In 2001, Wizards of the Coast, Inc. published the Forgotten Realms Campaign Setting, a Forgotten Realms campaign source book for use with the 3rd Edition of the Dungeons & Dragons role-playing game. The book was written by Ed Greenwood, Sean K. Reynolds, Skip Williams and Rob Heinsoo, with additional contributions from members of the Wizard company's staff. Interior art was by Todd Lockwood, Sam Wood, Matt Wilson, Carlo Arellano and Stephanie Pui-Mun Law. The hardbound book is 320 pages in length and features color illustrations.

Reception[edit]

The reviewer from Pyramid noted that the third edition book covers "a vast land with knights, barbarians, horse archers, and just about any other type of fantasy archetype you can name".[3]

In 2002, the Forgotten Realms Campaign Setting won the Origins Award for Best Role-Playing Game Supplement of 2001.[4]

The Forgotten Realms Campaign Setting made the Amazon.ca bestseller list at number 47 in September 2002.[5]

Contents[edit]

A number of changes have been made since the previous books were published by the former TSR, Inc. The most important update has been the inclusion of the 3rd edition's significant revisions to the game system. Various regional feats, character attributes, prestige classes, spells and non-player character statistics use the new rule set.

Notable updates to the campaign setting included the widespread presence of Red Wizard enclaves in various cities, the presence of a mysterious group called the "Shades" in the southern Anauroch desert, and the increasing "surface presence" of Dark Elves in the Dalelands. The setting history was updated to reflect various major events such as the changes to the pantheon of Faerûn since the Time of Troubles, and the defeat of the Tuigan Horde.

The book was organized into nine chapters, which cover the campaign setting in broad detail. The primary emphasis is on the continent of Faerûn, and the other continents are only briefly mentioned. The chapters are arranged as follows:

  1. Characters — How to create a player character for the setting, including races, classes, regional feats, religions, and setting-specific prestige classes. Many of these later have been merged into the version 3.5 release of Dungeons & Dragons Dungeon Master's Guide.
  2. Magic – An explanation of how magic operates in this setting, and a number of unique aspects of magic. A few additional spells are provided, primarily to support the new Domains.
  3. Life in Faerûn – A general overview of life, lore, culture and commerce in this setting.
  4. Geography – Each of the significant regions of the continent are explored, along with places of interest, cities, politics, and significant individuals.
  5. Deities – Only the major deities are described in this edition, with the remainder of the pantheon detailed in Faiths & Pantheons. Several new Domains are introduced, with the incumbent spells listed in the Magic chapter.
  6. History – An overview of the detailed history of this setting, with a lengthy time line at the end of the chapter.
  7. Organizations – Groups, cults, and other organizations play an important role in the realms, and several of the most significant are detailed herein.
  8. Running the Realms – Practical advice for the Dungeon Master trying to run an adventure or campaign in this setting. A pair of brief sample adventures are included.
  9. Monsters – A brief list of monsters unique to this continent are introduced, with a more extensive selection published later in other books.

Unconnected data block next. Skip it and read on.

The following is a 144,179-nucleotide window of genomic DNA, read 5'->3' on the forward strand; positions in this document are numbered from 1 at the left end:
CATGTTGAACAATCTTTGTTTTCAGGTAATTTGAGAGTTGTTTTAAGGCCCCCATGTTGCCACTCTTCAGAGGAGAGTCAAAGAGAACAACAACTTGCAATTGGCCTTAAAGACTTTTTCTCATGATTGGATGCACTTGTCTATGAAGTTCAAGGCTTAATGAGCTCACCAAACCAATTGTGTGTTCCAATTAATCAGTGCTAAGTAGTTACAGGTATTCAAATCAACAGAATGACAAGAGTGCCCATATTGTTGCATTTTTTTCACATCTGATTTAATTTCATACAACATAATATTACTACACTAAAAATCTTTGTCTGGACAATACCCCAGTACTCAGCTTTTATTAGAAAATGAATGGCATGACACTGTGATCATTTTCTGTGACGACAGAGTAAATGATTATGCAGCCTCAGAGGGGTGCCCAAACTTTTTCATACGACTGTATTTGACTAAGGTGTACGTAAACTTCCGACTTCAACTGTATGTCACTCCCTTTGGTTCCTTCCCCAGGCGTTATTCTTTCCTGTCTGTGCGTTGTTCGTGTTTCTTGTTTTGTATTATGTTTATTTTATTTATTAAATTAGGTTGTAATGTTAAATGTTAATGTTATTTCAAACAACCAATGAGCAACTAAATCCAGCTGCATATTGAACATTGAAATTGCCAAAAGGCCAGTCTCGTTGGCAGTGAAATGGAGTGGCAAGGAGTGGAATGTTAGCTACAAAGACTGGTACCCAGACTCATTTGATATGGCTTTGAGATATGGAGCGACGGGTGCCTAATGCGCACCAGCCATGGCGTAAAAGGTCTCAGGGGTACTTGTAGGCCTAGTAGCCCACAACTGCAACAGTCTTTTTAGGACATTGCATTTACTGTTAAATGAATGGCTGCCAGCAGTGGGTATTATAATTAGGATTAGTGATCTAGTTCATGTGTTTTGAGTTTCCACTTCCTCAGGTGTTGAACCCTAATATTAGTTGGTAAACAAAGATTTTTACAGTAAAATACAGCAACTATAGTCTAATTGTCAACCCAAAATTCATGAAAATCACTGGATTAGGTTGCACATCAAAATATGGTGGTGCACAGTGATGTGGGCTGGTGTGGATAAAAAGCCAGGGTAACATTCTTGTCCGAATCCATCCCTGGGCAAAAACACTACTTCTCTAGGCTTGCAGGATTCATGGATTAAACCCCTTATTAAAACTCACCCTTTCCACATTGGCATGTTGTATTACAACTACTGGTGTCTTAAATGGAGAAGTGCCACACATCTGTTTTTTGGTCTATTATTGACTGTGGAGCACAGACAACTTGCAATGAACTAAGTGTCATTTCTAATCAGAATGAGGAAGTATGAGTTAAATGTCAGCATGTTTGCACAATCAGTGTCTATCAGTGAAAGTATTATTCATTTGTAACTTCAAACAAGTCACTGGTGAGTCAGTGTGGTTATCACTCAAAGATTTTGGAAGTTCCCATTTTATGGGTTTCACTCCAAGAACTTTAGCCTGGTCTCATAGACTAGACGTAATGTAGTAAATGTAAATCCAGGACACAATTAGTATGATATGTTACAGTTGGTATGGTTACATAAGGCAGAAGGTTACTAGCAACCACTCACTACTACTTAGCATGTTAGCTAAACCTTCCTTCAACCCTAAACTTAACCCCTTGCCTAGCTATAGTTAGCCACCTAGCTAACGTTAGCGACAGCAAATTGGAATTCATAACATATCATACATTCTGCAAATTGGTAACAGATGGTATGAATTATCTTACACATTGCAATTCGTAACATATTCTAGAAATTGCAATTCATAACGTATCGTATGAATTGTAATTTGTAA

This work contained a number of quality maps, and a fold-out map of the continent of Faerûn. There were also many sidebar topics and tables.

Stats are given throughout the sourcebook for popular Forgotten Realms characters such as Drizzt Do'Urden, Artemis Entreri, Elminster, Khelben Blackstaff, Fzoul Chembryl and Manshoon.

Source books[edit]

The following books have been published by Wizards of the Coast as 3rd edition D&D supplements to this setting.

These works provide additional geographic details on the various regions, as well as new prestige classes, creatures, and magic.

4th edition[edit]

The Forgotten Realms continues to be a supported campaign setting in the 4th edition of D&D. Wizards of the Coast released the Forgotten Realms Campaign Guide in August 2008, and the Forgotten Realms Player's Guide in September 2008.

To usher in the new edition of Dungeons & Dragons, major events occur in the world. The most notable of these include the death of the goddess Mystra and her Weave, and the subsequent Spellplague, a phenomenon which occurs with the decomposition of the Weave and either kills spellcasters or drives them mad. This Spellplague causes calamitous events in the environment and the natural world, such as animation of giant statues, violent earthquakes, corruption of various beings into monsters, and the collapse of some regions of the Underdark. Popular characters such as Elminster and Drizzt Do'Urden are stated to be included.[6]

5th edition[edit]

The Forgotten Realms is the primary campaign setting for D&D 5th edition. Again, major world events move the larger story onward. The Cult of the Dragon, a hidden but growing organisation, aims to bring back the dragon Tiamat.

No sourcebooks had yet been released to support the Realms as of the release of the Starter Set and Basic rules (3rd July 2014).

References[edit]

  1. ^ a b c d e f Schick, Lawrence (1991). Heroic Worlds: A History and Guide to Role-Playing Games. Prometheus Books. p. 99. ISBN 0-87975-653-5. 
  2. ^ a b c d e f g h i j k l m n o p q r s t Rolston, Ken (January 1988). "Role-playing Reviews". Dragon (Lake Geneva, Wisconsin: TSR) (#129): 84–86. 
  3. ^ http://www.sjgames.com/pyramid/sample.html?id=2272
  4. ^ "Origins Award Winners (2001)". Academy of Adventure Gaming Arts & Design. Archived from the original on 2 February 2008. Retrieved 2007-12-12. 
  5. ^ (September 2002). "Amazon.ca/Books in Canada bestsellers lists", Books in Canada 31 (6): 11.
  6. ^ "What campaign settings will 4th Edition D&D support?". Ask Wizards. Wizards of the Coast. 22 August 2007. 

Additional reading[edit]

  • "My Dinner with Elminster", Dragon No. 119.

External links[edit]